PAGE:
Dumb Dumb Moments: Zany's Faux Seawater Recipe

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Well it's 11 o'clock at night I have had along day because every time I went to measure out my ingredients someone came over Or I had to run over to my son's school to fix his schedule for next year today was the last day of school so I had to go. Anyways I have everything ready and measured out to start soaping and now my lye will not dissolve into the faux sea water I don't understand what's happening. The other problem I have never thought of is how will I dispose of this lye now we have a septic tank and we aren't supposed to put lye down the drain what should I do? Oh I was so excited this morning to make this soap and now I feel tired and bummed right out we only have one kinda lye intown the kind that is in pebbles. So I don't know if buying a new batch of lye will help. Well I will have to figure this out tomorrow. Could mixing my lye to slow with really small amounts of lye at a time to cut back on fumes be the problem I usually do this but never had a problem before. 🥱
I can't speak for the septic tank issue, but about the faux seawater/lye solution I can share my experience. I always freeze my liquid, then use the ice. I have regular and mini ice cube trays so weighing isn't an issue, mostly I do it to keep the temp low and reduce fumes and scorching (I mostly use milks) because I have a very small work space with barely any ventilation. When I add lye to ice it typically dissolves slowly, and when I used the brine/faux seawater, the mixture was cloudy and had some pieces that took forever to melt, but you can always pour through a mesh strainer to catch the last few bits that won't dissolve. But for me, it takes 5-10 minutes for all the lye (I use flakes, bought from a soap supplier) to dissolve depending on my concentration, what liquid I'm using, etc. I did use lye from the Home Depot once and those were thicker bits and took FOREVER to dissolve, so I went back to getting it from a soap supplier (usually Brambleberry).
Good luck on your soaping journey! And remember, it's not a failure, but a learning experience!
 
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@CLMP I would try stirring in 1 Tbsp of plain distilled water. The additional water will heat up the lye solution a bit and hopefully assist with dilution. I don’t know what batch size you have, but you could potentially do a second one if needed.

Hopefully that does the trick. Let us know how it goes.
 
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@CLMP I would try stirring in 1 Tbsp of plain distilled water. The additional water will heat up the lye solution a bit and hopefully assist with dilution. I don’t know what batch size you have, but you could potentially do a second one if needed.

Hopefully that does the trick. Let us know how it goes.
Thanks so much @AliOop It's 7:30 in the morning and I'm patiently waiting for the store to open I just hope it's not closed today the rodeo is here this weekend and alot of stores close down when we have the rodeo. With my luck it will be closed like this morning I was out of coffee so I tried the instant coffee I have for emergencys and the coffee didn't want to desolve instant flash backs from last night when my lye wouldn't desolve boy oh boy all I can do is laugh. Oh and I think my lye wouldn't work due to moisture in my garage where I store it so from now on I will store it in the house.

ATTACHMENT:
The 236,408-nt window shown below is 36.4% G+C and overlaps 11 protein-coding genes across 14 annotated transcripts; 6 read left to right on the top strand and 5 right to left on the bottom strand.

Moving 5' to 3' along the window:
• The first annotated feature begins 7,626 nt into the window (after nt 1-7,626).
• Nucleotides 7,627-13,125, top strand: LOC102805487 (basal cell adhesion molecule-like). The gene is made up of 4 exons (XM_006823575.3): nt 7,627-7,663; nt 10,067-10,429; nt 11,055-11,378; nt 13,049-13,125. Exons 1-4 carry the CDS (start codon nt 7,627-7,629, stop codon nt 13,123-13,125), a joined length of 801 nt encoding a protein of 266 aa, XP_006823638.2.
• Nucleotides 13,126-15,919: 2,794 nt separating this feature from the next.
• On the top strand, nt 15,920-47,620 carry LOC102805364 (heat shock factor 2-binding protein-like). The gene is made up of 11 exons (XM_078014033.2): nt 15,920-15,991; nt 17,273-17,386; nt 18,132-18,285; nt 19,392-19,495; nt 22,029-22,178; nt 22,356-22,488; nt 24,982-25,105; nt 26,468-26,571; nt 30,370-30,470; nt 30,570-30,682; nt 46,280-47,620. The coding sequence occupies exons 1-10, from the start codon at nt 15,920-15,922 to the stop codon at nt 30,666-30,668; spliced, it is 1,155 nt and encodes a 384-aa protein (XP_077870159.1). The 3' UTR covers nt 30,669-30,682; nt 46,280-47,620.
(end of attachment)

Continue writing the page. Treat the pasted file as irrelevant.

Zany_in_CO

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I'm sorry you had so many issues with this batch. I can relate. TIP: Prepare your oils ahead of time so when you have time to soap they are ready to go. When I was selling wholesale, I'd pour 4 batches of oils at a time into 4 buckets, covered and stored in my laundry room.

I made the faux sea water last night.
I often make the lye solution the night before soaping and add it to the warmed oils, cold from the fridge. It always surprises me when the batch heats right up. 😁

Could mixing my lye to slow with really small amounts of lye at a time to cut back on fumes be the problem
Maybe. I add the NaOH all at once, while stirring. I wear a mask and turn my face away. It heats up right away so I walk away for a minute or so until the fumes settle down, then return and stir until clear. At that point, it's generally 160°F. I leave it in the sink while I weigh and nuke my oils. By the time the oils are ready, the lye has cooled to soaping temp or I may have to wait a little longer.

I think my lye wouldn't work due to moisture in my garage
Good thinking. That's likely the problem... If it is stored on a concrete floor, it can take on moisture through osmosis. Not good. :confused:
 
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I'm sorry you had so many issues with this batch. I can relate. TIP: Prepare your oils ahead of time so when you have time to soap they are ready to go. When I was selling wholesale, I'd pour 4 batches of oils at a time into 4 buckets, covered and stored in my laundry room.


I often make the lye solution the night before soaping and add it to the warmed oils, cold from the fridge. It always surprises me when the batch heats right up. 😁


Maybe. I add the NaOH all at once, while stirring. I wear a mask and turn my face away. It heats up right away so I walk away for a minute or so until the fumes settle down, then return and stir until clear. At that point, it's generally 160°F. I leave it in the sink while I weigh and nuke my oils. By the time the oils are ready, the lye has cooled to soaping temp or I may have to wait a little longer.


Good thinking. That's likely the problem... If it is stored on a concrete floor, it can take on moisture through osmosis. Not good. :confused:
So I bought a new jug of lye it's doing the same thing I don't know what to do. Here is a pic of it.
IMG_20230630_132305.jpg
 
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Could this solution of baking soda & sea salt (or even just regular ocean water as I am literally feet from a massive stretch of ocean) be used in a regular batch of soap?

This is yet something else I haven't tried, and which I know would go over very well with customers in my area.
 
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I give up! It did it again. Can I make this Castle recipe with just distilled water and if so what ratio or concentration to soap at? My lye just won't desolve in the faux sea water shoot.